posted by brevity at 8:48 PM on August 3, 2005

coriolisdave, I pretty much say meh to breaking of boards or concrete. It's more about showmanship than strong kung fu. You can break all kinds of boards and concrete blocks and still get your ass beat by a skinny little dude.

That said, there are some types of qi gong training (iron palm/iron fist) where you practice doing strikes into water, bags of rice, buckets of sand, etc. The idea is that you start out with something light and then progressively work your way up to stuff that resists your punch more, until you are basically punching wood and stone. But that's more of a training regimen to harden your knuckles and remove your fear of hurting your fists when punching hard. And it kind of fucks up your knuckles. To be precise

And as a physics geek, I did like her work/equations, especially the graph showing the speed of the hand over time and the high frame rate camera used to watch the guy as he broke boards.
posted by beaverd at 9:12 PM on August 3, 2005

Now, all I need is some wood.

She's cute. What's your problem, man?
posted by dhartung at 10:48 PM on August 3, 2005

I saw one episode of that "kick-ass" show and it was total Bullshido. Dim Mak? Iron "penis"? Wtf?

Who the hell is this Chris guy? The video footage leaves me very un-impressed. He moves sloppy. Drops his hands when he hits. Leaves his chin up. And. He's slow.

His website is completely vague and lists no lineage which is fairly important in the CMA world (I've never heard of him and I've been training in the Martial Arts longer than he has been alive).

And CMA (Chinese Martial Arts) aren't exactly known for the external whiz-bang of board breaking and the like. That is a fairly Japanese Karate and Korean Tae Kwon Do thing.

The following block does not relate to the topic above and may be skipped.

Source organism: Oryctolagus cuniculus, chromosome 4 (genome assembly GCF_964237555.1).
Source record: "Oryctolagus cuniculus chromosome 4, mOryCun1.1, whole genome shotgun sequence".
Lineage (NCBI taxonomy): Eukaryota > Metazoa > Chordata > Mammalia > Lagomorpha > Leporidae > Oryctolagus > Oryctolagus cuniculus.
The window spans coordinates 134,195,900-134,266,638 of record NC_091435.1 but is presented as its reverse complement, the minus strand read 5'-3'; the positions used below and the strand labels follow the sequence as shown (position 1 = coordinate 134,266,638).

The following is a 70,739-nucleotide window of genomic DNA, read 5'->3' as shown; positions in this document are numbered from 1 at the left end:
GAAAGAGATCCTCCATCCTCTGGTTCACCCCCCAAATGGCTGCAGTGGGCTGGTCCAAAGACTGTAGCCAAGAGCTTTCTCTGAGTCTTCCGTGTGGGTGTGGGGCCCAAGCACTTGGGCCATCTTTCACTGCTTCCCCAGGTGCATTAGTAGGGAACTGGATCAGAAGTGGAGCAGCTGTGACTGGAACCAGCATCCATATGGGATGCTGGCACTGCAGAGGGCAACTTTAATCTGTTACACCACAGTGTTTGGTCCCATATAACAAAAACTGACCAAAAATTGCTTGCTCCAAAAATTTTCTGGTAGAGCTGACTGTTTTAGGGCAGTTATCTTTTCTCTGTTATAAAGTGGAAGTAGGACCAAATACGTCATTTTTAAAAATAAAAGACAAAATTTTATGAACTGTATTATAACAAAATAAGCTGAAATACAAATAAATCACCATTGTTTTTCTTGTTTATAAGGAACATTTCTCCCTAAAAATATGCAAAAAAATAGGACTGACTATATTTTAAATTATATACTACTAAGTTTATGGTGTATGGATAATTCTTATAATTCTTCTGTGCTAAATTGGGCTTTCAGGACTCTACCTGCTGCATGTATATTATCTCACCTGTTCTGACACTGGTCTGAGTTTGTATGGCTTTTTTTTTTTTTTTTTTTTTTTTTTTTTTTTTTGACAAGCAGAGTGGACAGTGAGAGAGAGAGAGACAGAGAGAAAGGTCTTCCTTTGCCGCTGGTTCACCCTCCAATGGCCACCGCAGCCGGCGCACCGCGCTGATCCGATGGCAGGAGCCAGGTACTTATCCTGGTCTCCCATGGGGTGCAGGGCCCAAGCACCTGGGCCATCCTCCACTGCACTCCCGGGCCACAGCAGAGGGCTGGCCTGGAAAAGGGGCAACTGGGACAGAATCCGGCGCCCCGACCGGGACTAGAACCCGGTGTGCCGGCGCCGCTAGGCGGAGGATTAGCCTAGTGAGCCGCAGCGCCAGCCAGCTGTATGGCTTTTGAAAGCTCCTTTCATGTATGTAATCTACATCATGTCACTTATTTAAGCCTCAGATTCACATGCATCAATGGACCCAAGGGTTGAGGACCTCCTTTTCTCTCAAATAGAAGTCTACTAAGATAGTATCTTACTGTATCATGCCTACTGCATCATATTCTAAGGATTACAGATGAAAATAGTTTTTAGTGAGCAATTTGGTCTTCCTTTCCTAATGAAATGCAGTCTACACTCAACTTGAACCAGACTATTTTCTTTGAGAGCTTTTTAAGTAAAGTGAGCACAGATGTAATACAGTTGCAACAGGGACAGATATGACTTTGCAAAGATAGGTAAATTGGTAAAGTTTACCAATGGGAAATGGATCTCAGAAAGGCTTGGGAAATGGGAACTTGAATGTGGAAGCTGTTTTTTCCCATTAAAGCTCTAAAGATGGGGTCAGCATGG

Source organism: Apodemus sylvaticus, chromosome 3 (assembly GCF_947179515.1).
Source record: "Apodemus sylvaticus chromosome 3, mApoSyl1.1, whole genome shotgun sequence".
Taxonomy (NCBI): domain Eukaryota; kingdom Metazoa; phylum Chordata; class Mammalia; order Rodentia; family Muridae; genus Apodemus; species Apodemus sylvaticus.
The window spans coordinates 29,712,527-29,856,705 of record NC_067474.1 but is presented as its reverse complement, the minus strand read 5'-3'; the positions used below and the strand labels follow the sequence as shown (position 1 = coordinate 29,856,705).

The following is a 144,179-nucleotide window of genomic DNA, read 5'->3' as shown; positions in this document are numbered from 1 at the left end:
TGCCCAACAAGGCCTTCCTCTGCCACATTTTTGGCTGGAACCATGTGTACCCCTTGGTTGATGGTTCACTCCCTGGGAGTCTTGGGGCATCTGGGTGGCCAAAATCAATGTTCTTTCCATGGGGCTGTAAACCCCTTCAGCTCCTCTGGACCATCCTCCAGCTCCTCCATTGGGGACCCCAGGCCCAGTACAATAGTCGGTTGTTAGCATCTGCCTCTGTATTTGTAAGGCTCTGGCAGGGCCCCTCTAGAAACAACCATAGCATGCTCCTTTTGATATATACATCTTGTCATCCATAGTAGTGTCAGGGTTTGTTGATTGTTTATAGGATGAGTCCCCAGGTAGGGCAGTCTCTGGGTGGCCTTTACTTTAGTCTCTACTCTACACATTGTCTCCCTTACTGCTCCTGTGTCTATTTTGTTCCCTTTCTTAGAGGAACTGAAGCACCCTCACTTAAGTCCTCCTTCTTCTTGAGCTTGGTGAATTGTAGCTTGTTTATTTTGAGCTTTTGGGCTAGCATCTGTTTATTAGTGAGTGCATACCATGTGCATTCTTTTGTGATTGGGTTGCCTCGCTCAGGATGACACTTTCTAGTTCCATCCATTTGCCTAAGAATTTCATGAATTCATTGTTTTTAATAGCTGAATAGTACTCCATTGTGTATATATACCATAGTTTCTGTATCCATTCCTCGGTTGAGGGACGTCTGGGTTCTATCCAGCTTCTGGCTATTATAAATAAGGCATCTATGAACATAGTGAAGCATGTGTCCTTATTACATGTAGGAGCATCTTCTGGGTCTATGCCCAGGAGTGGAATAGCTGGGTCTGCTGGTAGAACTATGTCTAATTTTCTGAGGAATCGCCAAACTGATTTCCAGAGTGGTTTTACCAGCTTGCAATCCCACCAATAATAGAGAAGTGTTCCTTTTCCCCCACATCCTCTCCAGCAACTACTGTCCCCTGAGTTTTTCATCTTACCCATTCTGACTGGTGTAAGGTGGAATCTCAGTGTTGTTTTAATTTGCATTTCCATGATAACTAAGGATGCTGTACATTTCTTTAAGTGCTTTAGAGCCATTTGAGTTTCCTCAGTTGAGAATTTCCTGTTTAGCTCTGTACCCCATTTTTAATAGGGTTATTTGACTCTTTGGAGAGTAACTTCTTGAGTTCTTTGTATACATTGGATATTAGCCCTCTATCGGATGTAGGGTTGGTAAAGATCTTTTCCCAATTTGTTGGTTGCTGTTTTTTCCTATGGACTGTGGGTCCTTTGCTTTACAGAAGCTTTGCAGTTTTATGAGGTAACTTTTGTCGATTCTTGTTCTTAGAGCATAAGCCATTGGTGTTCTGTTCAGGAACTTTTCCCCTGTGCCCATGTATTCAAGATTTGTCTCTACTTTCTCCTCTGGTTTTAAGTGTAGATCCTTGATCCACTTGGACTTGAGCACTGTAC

So why is HE the authority for this chick. And instead of illuminating the physics for martial movement there is all sorts of superstitious obfuscation over "chi" and shit. I hope this chick has a plan "B" for grad studies.

He with the biggest bag of well-trained tricks, and the ability to choose the right one, wins.

No insult but as a former MA instructor, boxer, and fighter that is just so wrong. He with the best set of attributes (endurance, speed, power, posture, balance) and mastery of the BASICS wins. NHB and UFC have proven this time and again. Tricks only get you so far. Unless your talking about smacking somebody after saying "Hey! Look. It's Elvis!" or something.

Ask any coach who actually produces fighters... who actually, you know, fight. Not showboat on TV or teach children Kung Fu.

Sigh. Anyway. I blame Hollywood.
posted by tkchrist at 12:22 PM on August 4, 2005

As fun as it is to criticize the martial art aspect, was no-one else struck by how this is a fantastic way to get high-school kids interested in physics?

This is a great project and I wish there were more like it.
posted by quiet at 3:01 PM on August 4, 2005